A shot of Lewis (standing) in a KO victory over Frankie Burns in 1922


In 1921, he travelled back to the USA in an attempt to win the world welterweight title for a third time, but he lost on points over fifteen rounds to his old adversary, Jack Britton, who was still the champion. This contest was in New York City.

Lewis (right) did not last long against Carpentier

On 14th October, he engaged in a rubber match with Johnny Basham, which he won by 12th round KO in London and retained his British middleweight title and won the European middleweight title. On 11th May 1922, he challenged the outstanding world light heavyweight champion Georges Carpentier of France. Known as the “Orchid Man”, Carpentier is one of the greatest French fighters ever and was a dashing hero to millions of fans. Women adored him and he was one of the first boxers to attract females to a fight.  Unfortunately, during the 1st round the referee, Joe Palmer, warned Lewis for holding and when he turned to complain, Carpentier struck him with a right cross and KO’d him. It was a controversial and unsatisfactory outcome and cries of “Foul!” came from the audience. However, the result stood and Lewis felt he had been cheated, though he put it behind him.


A poster for the Carpentier-Lewis clash

He bounced back and continued collecting titles by winning the Empire middleweight title with a KO of Frankie Burns on 19th June 1922 in London.
Entering 1923, his amazing assortment of belts included the British and Empire welterweight titles and the British, Empire and European middleweight titles. Though by this stage of his career he was beginning to decline. In a match with Roland Todd on 15th February in London, he lost his three middleweight titles on points (he had already beaten Todd on points on 20th November the previous year). On 26th November 1924, he lost his two welterweight titles to Tommy Milligan in bout that took place in Edinburgh, Scotland. He was outpointed. Now in his twilight years as a boxer, he fought on, albeit less regularly, and had his final contest in 1929. An interesting footnote is that Lewis is regarded as the first boxer to use a mouthpiece (he is certainly the first well-known boxer to use one). It was designed for him by his dentist, Jack Marks, in 1913.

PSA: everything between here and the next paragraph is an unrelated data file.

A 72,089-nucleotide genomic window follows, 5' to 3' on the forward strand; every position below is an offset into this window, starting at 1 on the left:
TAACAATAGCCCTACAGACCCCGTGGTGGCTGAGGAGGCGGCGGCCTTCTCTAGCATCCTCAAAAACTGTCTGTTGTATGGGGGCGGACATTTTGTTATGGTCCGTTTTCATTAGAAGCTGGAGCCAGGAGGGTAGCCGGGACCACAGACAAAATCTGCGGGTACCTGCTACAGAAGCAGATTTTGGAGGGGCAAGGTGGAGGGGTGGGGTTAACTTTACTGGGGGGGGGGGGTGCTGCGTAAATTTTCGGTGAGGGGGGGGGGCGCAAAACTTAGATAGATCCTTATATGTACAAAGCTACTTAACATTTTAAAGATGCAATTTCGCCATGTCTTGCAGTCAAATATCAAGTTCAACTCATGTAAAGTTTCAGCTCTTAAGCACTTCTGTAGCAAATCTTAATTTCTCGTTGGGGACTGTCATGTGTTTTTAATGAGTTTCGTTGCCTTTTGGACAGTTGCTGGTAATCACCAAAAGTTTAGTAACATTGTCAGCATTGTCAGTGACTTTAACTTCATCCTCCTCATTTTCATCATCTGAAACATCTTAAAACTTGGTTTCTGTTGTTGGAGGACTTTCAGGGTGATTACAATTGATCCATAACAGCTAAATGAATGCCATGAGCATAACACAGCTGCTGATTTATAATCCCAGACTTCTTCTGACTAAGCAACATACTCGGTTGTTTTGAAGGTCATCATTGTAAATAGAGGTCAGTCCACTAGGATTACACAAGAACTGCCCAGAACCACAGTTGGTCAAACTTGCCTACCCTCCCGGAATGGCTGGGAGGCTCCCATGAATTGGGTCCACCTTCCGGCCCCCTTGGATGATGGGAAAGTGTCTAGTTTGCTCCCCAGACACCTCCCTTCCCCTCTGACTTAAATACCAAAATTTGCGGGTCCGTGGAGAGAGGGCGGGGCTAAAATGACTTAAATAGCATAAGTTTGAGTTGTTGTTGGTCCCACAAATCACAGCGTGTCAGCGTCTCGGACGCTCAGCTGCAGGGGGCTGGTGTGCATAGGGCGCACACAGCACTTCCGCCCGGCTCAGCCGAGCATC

Sadly, upon his retirement most of his fortune was gone. He had earned an estimated $500,000 when campaigning in the USA but he was a keen gambler, much to his detriment. Soon afterwards, he was introduced to a politician called Sir Oswald Mosley, considered to be a potential future Prime Minister.
Lewis (right) with infamous politician Oswald Mosley

Mosley headed a political outfit named the “New Party”, who had a strong anti-communist stance. He hired Lewis for £60 a week as a physical youth training instructor, though this position later developed into a role as a bodyguard. He had a team working for him, some of whom were unsavoury characters, and they were known as the “Biff Boys”.
In 1932, Mosley visited with the notorious Benito Mussolini in Italy, after which he dissolved the “New Party” and formed the “National Union of Fascists”, which incorporated anti-Jewish views. Lewis, of course, was a Jew and when he discovered what Mosley had done he confronted him. At the time, Mosley was with two of his other bodyguards and words were exchanged which erupted into violence. Lewis, being a former world champion, had little trouble in flattening all three of them.

Lewis continued working as a trainer, spending time in Vienna, Austria, tutoring boxing. His son established himself as a film director in London and Lewis ended up working for him as an assistant. Sadly, by the mid-1960’s, he was a widower and moved into a residential home for elderly Jews called Nightingale House, which was in south London. This place was commemorated in his memory with an English Heritage Blue Plaque in 2003. Former world heavyweight champion Mike Tyson referred to Lewis as probably the greatest fighter from Great Britain. Maybe he was right.